While the political world is in an uproar after last night’s debate (more in a minute), markets are relatively sanguine. Equities are a bit higher along with crude oil, gold, and silver. The dollar and Treasuries are flat.

This newsletter is focused on markets, not politics. But they often intersect – and plenty of people all across the political spectrum are weighing in on the lousy performance by President Joe Biden. Reviews of former President Donald Trump are more mixed, but he clearly “won” the debate in the eyes of many (including political betting markets where real money can be staked on a result). Many donors, party leaders, and politicians are openly discussing the chance of Biden stepping down and being replaced by someone before or at the Democratic National Convention in August.

Interestingly enough, we convened an expert “Summit” at the Paris Las Vegas during last year’s August Symposium. We held informal, non-scientific polls on various topics of interest to the markets – including a question about who would win the 2024 presidential election. A majority (5) chose the “New” candidate option as their answer (graphic below), rather than Trump (4) or Biden (1). You can check out the full report we published back then HERE.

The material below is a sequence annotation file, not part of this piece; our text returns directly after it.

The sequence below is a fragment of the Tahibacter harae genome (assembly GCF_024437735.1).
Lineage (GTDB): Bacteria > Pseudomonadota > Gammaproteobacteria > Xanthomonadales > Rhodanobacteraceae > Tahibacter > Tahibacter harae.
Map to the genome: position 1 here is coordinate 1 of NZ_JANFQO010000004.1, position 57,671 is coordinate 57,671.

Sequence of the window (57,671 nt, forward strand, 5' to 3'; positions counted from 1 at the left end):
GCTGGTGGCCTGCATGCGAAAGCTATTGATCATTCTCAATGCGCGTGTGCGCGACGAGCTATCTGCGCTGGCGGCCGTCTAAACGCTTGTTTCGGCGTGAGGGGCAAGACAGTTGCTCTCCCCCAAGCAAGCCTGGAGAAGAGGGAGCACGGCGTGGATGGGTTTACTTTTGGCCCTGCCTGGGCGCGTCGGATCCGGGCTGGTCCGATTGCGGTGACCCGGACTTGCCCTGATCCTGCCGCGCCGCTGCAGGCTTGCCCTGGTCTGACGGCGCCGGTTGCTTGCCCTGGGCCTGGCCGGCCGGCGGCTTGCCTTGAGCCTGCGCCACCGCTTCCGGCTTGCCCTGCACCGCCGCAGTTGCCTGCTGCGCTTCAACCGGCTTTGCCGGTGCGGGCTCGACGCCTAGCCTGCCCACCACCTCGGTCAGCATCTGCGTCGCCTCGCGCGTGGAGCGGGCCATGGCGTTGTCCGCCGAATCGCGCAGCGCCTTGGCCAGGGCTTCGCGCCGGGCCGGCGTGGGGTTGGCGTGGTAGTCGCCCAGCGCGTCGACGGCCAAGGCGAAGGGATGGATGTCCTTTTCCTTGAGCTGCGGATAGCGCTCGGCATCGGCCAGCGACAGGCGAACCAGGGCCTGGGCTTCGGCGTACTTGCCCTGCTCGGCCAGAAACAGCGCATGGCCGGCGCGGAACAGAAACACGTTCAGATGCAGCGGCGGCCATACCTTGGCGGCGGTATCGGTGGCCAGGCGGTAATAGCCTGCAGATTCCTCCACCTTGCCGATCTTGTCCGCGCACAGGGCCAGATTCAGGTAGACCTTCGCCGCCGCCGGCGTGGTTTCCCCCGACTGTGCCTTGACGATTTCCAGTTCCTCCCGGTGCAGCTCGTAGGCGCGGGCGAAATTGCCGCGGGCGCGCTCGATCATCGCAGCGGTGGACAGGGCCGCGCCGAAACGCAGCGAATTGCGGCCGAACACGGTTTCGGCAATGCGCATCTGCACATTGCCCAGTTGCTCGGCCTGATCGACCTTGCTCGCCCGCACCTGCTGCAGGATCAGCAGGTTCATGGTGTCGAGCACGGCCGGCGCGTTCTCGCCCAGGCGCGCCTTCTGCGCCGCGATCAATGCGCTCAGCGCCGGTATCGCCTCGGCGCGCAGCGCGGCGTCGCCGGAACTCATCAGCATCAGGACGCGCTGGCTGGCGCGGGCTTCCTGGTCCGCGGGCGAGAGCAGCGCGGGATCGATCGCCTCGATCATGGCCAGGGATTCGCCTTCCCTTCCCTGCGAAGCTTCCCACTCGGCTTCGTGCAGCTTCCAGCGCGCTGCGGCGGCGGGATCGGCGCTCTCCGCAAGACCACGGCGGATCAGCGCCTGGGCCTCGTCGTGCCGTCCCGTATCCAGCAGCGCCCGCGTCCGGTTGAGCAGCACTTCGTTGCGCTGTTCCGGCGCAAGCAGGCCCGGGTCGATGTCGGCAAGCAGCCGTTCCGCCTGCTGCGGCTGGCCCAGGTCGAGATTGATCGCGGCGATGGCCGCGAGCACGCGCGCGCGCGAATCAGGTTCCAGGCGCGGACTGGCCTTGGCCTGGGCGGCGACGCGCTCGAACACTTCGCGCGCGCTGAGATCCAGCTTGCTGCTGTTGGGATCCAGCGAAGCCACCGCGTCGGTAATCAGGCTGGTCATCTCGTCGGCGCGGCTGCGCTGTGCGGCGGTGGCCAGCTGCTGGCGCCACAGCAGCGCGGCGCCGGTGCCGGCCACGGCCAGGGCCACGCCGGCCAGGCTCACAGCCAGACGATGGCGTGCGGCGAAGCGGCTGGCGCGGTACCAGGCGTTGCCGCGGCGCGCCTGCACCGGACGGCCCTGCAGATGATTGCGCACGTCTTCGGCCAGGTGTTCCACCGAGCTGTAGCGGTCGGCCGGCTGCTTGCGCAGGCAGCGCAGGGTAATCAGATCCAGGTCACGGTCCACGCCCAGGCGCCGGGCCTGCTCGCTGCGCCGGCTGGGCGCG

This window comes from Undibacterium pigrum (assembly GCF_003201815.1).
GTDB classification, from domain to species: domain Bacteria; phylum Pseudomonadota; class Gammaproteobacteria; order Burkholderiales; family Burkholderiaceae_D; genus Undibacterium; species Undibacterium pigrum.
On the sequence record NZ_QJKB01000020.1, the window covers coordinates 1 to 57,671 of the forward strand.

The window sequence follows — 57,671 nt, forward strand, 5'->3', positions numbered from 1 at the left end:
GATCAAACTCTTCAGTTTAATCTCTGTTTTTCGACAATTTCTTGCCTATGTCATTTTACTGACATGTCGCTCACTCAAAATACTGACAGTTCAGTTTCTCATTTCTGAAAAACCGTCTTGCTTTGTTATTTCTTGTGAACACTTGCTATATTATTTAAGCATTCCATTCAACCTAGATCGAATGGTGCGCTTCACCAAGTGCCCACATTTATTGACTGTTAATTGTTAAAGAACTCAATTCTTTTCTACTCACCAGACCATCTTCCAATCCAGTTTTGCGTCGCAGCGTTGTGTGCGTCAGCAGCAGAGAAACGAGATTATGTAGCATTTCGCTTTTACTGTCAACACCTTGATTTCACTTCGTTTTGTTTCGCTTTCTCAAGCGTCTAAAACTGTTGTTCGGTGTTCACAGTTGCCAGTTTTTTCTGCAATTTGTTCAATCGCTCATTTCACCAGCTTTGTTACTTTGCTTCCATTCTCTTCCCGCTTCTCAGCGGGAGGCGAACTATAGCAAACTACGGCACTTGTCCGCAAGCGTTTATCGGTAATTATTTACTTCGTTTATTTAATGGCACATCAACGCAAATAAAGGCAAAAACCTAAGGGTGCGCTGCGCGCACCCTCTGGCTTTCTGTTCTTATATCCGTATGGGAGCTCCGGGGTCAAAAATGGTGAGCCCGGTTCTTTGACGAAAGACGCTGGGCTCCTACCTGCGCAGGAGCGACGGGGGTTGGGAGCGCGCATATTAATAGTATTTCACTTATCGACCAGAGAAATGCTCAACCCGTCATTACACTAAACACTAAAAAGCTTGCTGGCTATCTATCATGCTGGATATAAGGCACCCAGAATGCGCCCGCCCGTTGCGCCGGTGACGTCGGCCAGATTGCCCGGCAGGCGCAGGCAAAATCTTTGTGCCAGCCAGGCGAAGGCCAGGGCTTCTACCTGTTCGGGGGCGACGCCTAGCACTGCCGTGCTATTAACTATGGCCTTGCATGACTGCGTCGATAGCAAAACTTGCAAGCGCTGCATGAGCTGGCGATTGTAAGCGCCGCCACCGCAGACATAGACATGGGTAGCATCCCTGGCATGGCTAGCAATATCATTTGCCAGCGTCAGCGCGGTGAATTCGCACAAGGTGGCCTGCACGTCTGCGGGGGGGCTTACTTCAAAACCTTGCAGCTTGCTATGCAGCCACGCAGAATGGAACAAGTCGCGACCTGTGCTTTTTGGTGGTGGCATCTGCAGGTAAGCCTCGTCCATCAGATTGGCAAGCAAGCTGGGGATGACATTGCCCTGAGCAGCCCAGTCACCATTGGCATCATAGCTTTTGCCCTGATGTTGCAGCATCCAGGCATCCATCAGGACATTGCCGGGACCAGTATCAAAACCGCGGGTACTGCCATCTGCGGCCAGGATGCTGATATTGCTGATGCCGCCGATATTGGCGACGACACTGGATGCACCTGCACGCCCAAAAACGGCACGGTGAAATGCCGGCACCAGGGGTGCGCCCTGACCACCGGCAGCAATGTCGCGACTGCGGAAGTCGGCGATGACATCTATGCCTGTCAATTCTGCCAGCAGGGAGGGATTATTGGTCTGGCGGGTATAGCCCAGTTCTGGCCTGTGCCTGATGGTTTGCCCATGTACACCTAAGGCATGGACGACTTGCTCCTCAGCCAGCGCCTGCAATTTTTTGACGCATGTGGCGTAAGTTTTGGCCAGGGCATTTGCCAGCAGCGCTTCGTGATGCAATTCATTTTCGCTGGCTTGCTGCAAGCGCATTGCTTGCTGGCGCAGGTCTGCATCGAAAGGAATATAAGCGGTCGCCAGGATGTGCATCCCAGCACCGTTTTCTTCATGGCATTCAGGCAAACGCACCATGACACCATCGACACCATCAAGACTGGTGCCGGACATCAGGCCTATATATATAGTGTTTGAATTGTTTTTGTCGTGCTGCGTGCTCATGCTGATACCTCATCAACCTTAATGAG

On the economic front, the biggest development was this morning’s personal income and spending news. Income slightly beat forecasts, while spending slightly missed them. More important was a key inflation reading embedded in the report – the core Personal Consumption Expenditures Index. It rose only 0.1% in May. That was down from 0.3% a month prior and in-line with economist expectations. On a year-over-year basis, it was up 2.6%, the lowest in more than three years.

All in all, the latest data suggests the economy is slowing modestly and inflation is doing the same. This keeps one or two late-year Federal Reserve interest rate cuts – though not AGGRESSIVE ones – on the table.